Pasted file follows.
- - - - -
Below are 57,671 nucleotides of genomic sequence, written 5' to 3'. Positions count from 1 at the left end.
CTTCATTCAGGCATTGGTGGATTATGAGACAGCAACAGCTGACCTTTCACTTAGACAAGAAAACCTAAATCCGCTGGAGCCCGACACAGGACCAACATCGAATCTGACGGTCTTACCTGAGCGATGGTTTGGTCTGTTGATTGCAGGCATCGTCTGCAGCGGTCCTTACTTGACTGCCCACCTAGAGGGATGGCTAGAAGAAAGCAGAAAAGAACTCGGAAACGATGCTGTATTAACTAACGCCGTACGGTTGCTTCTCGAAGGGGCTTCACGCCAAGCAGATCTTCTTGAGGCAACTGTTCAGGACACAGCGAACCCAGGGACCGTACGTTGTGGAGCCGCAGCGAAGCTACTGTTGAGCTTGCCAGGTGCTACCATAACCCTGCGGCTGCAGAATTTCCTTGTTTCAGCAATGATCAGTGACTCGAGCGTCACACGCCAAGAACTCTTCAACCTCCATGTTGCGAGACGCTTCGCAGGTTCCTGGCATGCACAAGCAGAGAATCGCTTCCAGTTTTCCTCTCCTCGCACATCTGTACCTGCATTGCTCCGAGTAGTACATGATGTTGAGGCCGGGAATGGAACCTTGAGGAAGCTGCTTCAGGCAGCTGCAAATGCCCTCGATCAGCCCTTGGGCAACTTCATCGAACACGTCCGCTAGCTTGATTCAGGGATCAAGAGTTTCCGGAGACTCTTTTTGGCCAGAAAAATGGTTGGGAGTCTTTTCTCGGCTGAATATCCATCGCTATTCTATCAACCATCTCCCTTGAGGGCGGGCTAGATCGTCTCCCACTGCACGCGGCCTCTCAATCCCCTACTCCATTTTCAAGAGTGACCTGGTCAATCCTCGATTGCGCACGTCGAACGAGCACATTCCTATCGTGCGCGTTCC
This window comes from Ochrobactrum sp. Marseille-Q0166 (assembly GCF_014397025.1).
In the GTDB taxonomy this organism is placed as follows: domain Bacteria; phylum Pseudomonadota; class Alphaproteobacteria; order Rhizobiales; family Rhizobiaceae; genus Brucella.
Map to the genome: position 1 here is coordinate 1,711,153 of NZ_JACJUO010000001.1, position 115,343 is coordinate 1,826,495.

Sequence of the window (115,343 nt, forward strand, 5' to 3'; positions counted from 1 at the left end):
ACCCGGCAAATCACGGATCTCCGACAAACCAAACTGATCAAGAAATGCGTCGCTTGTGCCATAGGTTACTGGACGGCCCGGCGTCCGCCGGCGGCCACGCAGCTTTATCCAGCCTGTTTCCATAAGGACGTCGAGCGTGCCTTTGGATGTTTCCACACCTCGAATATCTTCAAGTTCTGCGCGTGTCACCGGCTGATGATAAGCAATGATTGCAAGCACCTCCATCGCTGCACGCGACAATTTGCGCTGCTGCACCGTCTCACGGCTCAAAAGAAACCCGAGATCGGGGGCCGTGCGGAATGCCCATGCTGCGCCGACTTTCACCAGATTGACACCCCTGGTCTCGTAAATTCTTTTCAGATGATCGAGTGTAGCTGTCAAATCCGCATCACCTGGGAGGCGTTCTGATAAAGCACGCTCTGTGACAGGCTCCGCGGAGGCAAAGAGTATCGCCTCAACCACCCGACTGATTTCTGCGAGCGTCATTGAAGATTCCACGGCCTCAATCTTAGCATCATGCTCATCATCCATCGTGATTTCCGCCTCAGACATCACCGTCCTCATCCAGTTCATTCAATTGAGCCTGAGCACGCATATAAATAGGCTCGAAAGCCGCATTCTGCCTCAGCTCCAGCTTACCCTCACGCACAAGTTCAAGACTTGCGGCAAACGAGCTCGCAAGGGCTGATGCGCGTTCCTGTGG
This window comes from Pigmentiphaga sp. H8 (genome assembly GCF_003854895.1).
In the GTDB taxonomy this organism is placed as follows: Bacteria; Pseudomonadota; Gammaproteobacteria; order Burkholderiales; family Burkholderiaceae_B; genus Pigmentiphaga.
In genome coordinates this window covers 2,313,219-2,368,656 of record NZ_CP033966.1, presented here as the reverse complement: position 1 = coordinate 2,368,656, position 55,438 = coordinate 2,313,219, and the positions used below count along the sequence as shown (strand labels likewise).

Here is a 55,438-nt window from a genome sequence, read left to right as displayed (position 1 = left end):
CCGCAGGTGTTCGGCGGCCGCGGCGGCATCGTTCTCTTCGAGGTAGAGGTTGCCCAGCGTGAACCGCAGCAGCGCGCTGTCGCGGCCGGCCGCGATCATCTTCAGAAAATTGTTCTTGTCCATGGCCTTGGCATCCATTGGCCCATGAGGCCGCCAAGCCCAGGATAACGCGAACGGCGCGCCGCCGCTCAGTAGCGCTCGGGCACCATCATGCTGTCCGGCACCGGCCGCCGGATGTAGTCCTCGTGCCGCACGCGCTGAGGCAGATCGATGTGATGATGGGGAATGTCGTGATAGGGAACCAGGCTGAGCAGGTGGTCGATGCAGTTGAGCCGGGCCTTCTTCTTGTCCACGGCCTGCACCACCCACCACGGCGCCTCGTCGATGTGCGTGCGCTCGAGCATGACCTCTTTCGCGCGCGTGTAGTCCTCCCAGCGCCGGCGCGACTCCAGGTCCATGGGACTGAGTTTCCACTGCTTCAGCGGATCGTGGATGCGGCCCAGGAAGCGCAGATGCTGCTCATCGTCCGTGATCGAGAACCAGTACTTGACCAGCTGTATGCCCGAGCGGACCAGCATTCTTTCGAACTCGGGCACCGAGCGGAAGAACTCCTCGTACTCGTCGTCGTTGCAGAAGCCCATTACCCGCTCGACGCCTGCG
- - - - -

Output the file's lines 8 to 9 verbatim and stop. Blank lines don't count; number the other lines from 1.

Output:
This window comes from Pigmentiphaga sp. H8 (genome assembly GCF_003854895.1).
In the GTDB taxonomy this organism is placed as follows: Bacteria; Pseudomonadota; Gammaproteobacteria; order Burkholderiales; family Burkholderiaceae_B; genus Pigmentiphaga.